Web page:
30 Days of gratitude Day 9 – The National Health Service

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NHS

This is not a post-budget political rant (although I have indulged plenty in those this week). This is not some statement of support for one political ideology or another. It is simply an expression of gratitude that we live in a country where health services and treatments are given freely at the point of need.

I know it’s not perfect, I get that. Google “Herceptin” and there is a wealth of evidence of impassioned, emotional debate about the balance of cost over benefits, and I know there is much more of that goes on behind the scenes that never reaches the front pages or social media frenzies. I also know that there are a handful of companies who are sitting pretty on the profits of this social welfare safety net, and that the divide is widening between the health of different social class groups, for a number of complex reasons.

But today, right now, I cannot begin to imagine how different life for someone with MS could be without that unconditional support, where needs are assessed without (the patient) ever needing to consider the balance sheets. The cost implications of each treatment, and its relative merits in weighing up those costs, are all analysed by distant bureaucratic boards. Yes, this of course leads to cold, hard calculations and sometimes those decisions appear are brutal. But for me, this week, in my consultant’s office, not having to take into consideration any of these costs to me personally was something I did not even pause to give thanks for at the time. It is only when I came home and followed up my appointment with some further research that I discovered that the bill for my new, imminent treatment comes to about £18000 per annum. Further enquiries revealed that in the USA this cost is close to $55000 (around £36000), and would need to be considered in the light of health insurance “deductibles” (for those who have insurance of some sort) which could easily render this unaffordable.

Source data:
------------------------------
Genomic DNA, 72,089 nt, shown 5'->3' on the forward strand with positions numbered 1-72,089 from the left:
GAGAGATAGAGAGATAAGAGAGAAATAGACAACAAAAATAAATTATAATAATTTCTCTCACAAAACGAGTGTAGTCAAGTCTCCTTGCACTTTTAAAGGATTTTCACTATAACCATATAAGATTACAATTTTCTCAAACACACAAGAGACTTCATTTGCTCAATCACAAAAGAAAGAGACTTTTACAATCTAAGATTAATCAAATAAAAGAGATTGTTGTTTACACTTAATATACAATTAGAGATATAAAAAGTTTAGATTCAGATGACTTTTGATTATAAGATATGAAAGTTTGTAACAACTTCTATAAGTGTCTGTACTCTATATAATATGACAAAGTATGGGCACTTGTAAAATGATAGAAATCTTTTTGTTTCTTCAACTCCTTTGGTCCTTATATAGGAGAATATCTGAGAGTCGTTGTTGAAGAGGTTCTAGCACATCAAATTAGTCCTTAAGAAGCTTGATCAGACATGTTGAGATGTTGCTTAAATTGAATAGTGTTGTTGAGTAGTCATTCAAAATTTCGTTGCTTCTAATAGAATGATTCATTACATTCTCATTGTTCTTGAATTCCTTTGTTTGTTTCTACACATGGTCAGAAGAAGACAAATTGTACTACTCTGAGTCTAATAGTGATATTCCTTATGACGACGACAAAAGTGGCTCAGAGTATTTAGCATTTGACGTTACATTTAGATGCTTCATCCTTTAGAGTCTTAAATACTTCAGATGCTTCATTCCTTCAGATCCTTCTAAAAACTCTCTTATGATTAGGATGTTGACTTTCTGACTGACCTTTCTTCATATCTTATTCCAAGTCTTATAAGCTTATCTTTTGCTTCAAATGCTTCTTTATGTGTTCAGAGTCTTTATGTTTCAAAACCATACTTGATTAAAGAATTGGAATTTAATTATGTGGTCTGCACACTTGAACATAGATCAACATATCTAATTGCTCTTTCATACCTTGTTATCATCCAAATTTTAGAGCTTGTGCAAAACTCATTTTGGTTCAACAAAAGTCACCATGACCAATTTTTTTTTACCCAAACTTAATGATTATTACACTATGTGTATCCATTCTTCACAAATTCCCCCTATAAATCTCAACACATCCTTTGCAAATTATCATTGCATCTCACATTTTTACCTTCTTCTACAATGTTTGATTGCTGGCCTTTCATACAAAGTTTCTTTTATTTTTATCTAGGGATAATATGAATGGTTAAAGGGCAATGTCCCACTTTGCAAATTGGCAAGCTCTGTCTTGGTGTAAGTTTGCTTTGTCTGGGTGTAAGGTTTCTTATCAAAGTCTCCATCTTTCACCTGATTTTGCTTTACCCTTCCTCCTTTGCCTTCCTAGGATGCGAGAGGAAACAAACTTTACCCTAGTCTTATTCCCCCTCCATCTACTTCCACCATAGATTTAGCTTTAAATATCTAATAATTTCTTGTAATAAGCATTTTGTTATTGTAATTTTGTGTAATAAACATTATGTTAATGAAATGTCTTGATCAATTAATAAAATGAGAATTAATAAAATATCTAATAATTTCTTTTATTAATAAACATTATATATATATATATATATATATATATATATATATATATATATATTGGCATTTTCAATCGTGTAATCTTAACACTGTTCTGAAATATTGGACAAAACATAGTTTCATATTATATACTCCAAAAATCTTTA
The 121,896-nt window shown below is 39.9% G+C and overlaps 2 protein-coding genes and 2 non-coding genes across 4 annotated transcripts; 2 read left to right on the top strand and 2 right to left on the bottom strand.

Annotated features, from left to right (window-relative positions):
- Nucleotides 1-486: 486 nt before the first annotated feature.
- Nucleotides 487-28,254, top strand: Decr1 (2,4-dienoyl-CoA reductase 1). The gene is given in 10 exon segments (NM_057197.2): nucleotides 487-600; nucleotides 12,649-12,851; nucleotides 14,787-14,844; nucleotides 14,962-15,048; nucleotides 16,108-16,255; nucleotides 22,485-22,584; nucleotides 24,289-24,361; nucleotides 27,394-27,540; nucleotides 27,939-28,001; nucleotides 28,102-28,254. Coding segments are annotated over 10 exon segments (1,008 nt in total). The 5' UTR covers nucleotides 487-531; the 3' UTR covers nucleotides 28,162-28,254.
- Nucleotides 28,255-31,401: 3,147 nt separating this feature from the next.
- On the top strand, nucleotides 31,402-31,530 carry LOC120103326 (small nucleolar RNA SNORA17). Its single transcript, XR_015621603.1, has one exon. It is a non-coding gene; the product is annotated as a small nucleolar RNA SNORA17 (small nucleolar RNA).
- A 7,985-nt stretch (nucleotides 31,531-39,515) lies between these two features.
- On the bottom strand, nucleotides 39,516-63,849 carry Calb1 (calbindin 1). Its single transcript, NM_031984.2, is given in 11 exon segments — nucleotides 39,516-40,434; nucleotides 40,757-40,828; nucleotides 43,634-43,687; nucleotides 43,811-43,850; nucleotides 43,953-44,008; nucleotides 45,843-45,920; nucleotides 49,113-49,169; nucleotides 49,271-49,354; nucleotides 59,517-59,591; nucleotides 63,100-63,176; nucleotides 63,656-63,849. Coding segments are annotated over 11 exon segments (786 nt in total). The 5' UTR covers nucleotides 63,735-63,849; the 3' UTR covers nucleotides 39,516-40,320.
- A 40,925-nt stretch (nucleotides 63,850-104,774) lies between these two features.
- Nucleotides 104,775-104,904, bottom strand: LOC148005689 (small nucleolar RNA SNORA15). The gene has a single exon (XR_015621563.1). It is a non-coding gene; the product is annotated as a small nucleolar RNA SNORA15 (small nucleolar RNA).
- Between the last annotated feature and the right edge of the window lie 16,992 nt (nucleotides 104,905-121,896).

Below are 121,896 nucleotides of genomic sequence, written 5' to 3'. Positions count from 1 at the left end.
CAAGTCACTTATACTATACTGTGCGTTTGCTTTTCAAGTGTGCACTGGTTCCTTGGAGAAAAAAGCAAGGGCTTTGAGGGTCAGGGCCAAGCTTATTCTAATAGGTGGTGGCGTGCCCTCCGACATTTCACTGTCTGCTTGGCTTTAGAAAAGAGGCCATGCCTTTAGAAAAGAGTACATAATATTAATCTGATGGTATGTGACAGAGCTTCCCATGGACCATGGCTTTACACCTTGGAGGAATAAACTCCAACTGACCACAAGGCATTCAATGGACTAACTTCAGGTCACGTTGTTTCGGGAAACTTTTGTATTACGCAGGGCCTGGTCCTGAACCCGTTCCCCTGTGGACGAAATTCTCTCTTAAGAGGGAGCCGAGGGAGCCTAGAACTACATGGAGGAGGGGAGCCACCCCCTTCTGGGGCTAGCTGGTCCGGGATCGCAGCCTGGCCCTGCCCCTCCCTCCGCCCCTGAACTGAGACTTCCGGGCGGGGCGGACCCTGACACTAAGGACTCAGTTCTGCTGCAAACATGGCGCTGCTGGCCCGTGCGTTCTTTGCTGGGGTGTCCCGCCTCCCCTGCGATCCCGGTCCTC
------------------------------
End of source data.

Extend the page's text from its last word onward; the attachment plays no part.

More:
The privilege of free healthcare and treatment is not something I often consider. I was very quick to enter into a tirade about the shortcomings and failings of the system in March when I had my relapse, not for one moment pausing to consider the financial minutiae having already been taken care of. I am fortunate that, if I was required to contribute to the cost of my treatment, Icosts2 would perhaps be able to do so, at least in part. And yes, I know it is not “free” in the truest sense; we pay our taxes, so we already foot the bill way before the bill arrives. But for someone with a serious or long-term condition (and, over the course of a lifetime, that could work out to be a high proportion of us), the relief of not needing to whip out a calculator when considering the options is something that I wanted to take a moment to give thanks for.

The hour in my consultant’s office; the baseline blood test; the (already three) MRI scans; the hospital food (love it or hate it, it was free!); the delivery (direct to my home) in the next few weeks of a batch of potentially life-changing treatment; the follow-up appointments and tests…. all given freely at the point of need. That is a beautiful thing, and long may it continue.

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